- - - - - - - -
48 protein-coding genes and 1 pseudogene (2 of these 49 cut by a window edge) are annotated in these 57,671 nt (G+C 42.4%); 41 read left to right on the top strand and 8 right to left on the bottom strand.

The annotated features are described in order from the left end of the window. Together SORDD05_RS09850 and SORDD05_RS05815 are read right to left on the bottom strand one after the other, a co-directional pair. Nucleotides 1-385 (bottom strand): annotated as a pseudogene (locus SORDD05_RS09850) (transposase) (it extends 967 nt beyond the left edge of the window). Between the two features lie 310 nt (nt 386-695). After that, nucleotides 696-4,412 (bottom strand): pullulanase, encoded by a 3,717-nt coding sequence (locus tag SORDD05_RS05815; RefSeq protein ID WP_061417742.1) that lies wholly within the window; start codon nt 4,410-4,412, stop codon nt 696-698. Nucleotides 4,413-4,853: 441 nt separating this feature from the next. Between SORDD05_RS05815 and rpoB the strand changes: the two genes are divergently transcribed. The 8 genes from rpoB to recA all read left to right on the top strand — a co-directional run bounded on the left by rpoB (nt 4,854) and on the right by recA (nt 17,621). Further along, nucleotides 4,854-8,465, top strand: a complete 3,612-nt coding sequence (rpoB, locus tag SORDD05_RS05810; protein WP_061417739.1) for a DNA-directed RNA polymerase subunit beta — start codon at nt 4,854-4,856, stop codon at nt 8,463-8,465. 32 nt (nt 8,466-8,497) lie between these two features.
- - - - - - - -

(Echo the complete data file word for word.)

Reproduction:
48 protein-coding genes and 1 pseudogene (2 of these 49 cut by a window edge) are annotated in these 57,671 nt (G+C 42.4%); 41 read left to right on the top strand and 8 right to left on the bottom strand.

The annotated features are described in order from the left end of the window. Together SORDD05_RS09850 and SORDD05_RS05815 are read right to left on the bottom strand one after the other, a co-directional pair. Nucleotides 1-385 (bottom strand): annotated as a pseudogene (locus SORDD05_RS09850) (transposase) (it extends 967 nt beyond the left edge of the window). Between the two features lie 310 nt (nt 386-695). After that, nucleotides 696-4,412 (bottom strand): pullulanase, encoded by a 3,717-nt coding sequence (locus tag SORDD05_RS05815; RefSeq protein ID WP_061417742.1) that lies wholly within the window; start codon nt 4,410-4,412, stop codon nt 696-698. Nucleotides 4,413-4,853: 441 nt separating this feature from the next. Between SORDD05_RS05815 and rpoB the strand changes: the two genes are divergently transcribed. The 8 genes from rpoB to recA all read left to right on the top strand — a co-directional run bounded on the left by rpoB (nt 4,854) and on the right by recA (nt 17,621). Further along, nucleotides 4,854-8,465, top strand: a complete 3,612-nt coding sequence (rpoB, locus tag SORDD05_RS05810; protein WP_061417739.1) for a DNA-directed RNA polymerase subunit beta — start codon at nt 4,854-4,856, stop codon at nt 8,463-8,465. 32 nt (nt 8,466-8,497) lie between these two features.